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Issue 95 Mar. 17, 2012

Serving the Soldiers, Civilians and Families of 2nd BCT, 4th Inf. Div.

ANA, AUP in the Arghandab make great progress Story by Sgt. April York 2nd BCT, 4th Inf. Div., PAO

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he soldiers of 3rd Kandak, 1st Brigade, 205th Corps of the Afghan National Army have been fighting in the Arghandab district for more than two years. “When I came here the situation was very bad and the enemy activity was great during both day and night,” said Lt. Col. Nabiullah, 3rd Kandak commander. “My goal is clear and set and that is security and stability for my people.” An ANA Kandak is similar to a U.S. Army battalion During the Kandak’s two years here, they have been partnered first with 1st Brigade Combat Team, 4th Infantry Division and now with 2nd BCT, 4th Inf. Div. Since May 2011, it has been the mission of 1st Battalion, 67th Armor Regiment, 2nd BCT to mentor and assist the soldiers of the 3rd Kandak as well as Afghan Uniformed Police in the district. “We have provided individual task and collective task training,” said the command sergeant major for 1st Bn., 67th Armor Reg., Steven Mulig. “I’m proud of them and I’ve seen them grow since we have been here.” Coalition forces have worked shona-ba-

shona (shoulder-to-shoulder) with the ANA in a lateral framework. The battalion commander has mentored the 3rd Kandak com-

An Afghan National Army soldier gets ready for a patrol in the Arghandab district. An ANA squad was partnered with a squad of U.S. engineers to conduct a sweep of the area.

mander, the logistics officer has mentored their logistics officer and so on down all the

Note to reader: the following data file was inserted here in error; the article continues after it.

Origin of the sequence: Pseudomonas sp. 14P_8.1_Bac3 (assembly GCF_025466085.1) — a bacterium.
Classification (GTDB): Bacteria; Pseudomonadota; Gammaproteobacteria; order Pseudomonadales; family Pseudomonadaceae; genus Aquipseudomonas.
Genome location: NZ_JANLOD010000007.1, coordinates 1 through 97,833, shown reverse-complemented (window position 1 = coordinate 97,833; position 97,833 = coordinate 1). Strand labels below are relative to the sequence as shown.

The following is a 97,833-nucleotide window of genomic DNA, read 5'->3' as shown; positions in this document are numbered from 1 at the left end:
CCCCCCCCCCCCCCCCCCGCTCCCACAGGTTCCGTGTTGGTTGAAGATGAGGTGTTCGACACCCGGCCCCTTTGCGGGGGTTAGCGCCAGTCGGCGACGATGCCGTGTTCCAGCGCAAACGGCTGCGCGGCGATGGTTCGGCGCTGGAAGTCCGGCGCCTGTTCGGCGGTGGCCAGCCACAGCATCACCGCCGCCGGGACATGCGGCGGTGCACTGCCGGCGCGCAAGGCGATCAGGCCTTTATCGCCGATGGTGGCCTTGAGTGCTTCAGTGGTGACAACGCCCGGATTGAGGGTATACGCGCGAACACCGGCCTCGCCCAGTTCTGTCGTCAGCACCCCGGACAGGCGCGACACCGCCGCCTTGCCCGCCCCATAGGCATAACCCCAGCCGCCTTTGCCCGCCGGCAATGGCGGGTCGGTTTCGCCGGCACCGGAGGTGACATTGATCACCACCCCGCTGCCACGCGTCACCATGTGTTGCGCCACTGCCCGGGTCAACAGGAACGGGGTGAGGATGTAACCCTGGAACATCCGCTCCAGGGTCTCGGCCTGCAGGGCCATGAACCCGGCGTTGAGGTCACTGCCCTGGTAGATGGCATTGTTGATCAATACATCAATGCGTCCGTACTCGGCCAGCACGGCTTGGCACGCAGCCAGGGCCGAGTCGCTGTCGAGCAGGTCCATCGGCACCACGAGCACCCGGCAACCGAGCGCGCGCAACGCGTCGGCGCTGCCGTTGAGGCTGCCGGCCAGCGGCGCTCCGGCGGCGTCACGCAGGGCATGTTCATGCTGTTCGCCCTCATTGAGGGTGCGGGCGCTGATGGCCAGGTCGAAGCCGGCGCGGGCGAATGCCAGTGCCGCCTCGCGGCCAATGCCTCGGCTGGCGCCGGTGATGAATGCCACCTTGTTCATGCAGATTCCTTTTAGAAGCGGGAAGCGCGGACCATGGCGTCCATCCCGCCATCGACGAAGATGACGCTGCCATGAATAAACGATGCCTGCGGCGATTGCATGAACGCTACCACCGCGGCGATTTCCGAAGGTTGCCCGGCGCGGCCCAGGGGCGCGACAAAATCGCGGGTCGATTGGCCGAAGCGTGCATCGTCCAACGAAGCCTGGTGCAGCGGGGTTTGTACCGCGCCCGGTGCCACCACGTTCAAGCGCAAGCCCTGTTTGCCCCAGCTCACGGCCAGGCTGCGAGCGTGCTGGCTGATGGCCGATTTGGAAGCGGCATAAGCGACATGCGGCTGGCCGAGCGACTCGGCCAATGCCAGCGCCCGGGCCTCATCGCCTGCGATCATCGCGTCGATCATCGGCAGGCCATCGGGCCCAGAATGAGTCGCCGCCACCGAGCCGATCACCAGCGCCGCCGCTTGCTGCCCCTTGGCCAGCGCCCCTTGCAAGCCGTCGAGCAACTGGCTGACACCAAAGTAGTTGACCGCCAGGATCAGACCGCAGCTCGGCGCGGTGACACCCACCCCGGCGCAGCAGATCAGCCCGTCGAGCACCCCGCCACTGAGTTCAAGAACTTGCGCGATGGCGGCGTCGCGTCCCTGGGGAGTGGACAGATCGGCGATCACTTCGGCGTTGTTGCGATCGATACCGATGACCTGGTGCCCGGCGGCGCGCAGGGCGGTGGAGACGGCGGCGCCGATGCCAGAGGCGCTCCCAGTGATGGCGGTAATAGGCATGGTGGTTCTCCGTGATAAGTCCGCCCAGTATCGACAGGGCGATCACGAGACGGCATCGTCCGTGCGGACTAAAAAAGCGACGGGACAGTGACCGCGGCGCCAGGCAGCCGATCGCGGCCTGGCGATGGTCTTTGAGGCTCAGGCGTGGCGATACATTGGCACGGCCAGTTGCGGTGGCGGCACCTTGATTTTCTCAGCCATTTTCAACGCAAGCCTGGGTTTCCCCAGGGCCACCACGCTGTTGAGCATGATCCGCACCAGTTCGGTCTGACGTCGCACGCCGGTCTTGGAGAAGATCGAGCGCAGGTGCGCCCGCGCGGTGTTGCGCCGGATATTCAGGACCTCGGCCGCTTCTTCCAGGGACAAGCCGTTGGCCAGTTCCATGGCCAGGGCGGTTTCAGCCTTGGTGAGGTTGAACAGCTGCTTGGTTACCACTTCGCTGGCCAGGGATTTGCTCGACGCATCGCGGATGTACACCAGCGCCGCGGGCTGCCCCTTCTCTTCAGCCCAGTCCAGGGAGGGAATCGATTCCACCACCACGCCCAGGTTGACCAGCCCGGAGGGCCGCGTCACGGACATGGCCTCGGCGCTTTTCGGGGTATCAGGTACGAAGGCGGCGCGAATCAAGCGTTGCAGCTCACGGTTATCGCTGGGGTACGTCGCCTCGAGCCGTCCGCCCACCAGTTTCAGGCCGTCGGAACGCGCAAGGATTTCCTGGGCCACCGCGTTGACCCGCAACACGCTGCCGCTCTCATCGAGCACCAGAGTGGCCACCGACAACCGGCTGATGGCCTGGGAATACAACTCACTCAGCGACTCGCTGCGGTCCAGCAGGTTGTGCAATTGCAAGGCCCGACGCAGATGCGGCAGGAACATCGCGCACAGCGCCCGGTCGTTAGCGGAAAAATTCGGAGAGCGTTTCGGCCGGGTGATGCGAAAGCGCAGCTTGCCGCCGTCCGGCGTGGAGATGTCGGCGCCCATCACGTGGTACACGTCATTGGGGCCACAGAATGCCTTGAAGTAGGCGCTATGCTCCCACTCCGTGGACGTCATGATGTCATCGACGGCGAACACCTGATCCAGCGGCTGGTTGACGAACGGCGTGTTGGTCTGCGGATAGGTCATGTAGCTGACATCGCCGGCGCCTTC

way to the Soldiers on the line going out on missions with the Afghan security forces. “We have great communication with the coalition forces and we work with them as brothers,” Nabiullah said. Through the mentorship of 1st Bn., 67th Armor Reg. the ANA and AUP over time have been able to plan and conduct their own missions. “Operationally we were completely in the lead and (the ANA) were sourcing our operations with (Afghan National Security Forces),” said Maj. Leo Wyszynski, operations officer in charge for 1st Bn., 67th Armor Reg. “In December they started planning their own operations and writing their own operations orders.” “Most of our operations come from intelligence collected either from coalition forces or from AUP,” Nabiullah said. Hard work and dedication has yielded positive results. “Our greatest achievement so far is pushing the enemy out of the Arghandab,” Nabiullah said. “They do not attack very much anymore and when they do, they only have a few people.” “I believe this kandak with be very successful when we leave,” Mulig said.

Alpha Company 1-67 Armor change of command Capt. Brian White, outgoing commander of “Assassins” Company, 1st Bn., 67th Armor Reg., passes the company guidon to Lt. Col. Michael Simmering, battalion commander, during the change of command ceremony held at Jannat, March 8.

Soldiers with “Assassin” Company, 1st Bn., 67th Armor Reg. stand in formation for their change of command ceremony held at Combat Outpost Jannat, March 8. Capt. Brian White relinquished command to Capt. John Lorme.

Lt. Col. Michael Simmering, 1st Bn., 67th Armor Reg. commander, passes the “Assassins” Company guidon to the new commander, Capt. John Lorme, during the change of command ceremony held at Jannat, March 8.


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Warhorse Pride

Issue 95 Mar. 17, 2012

‘Heartbreakers’ rolling where the mission takes them Story and photo by 1st Lt. Marshall Wish 2nd Special Troops Battalion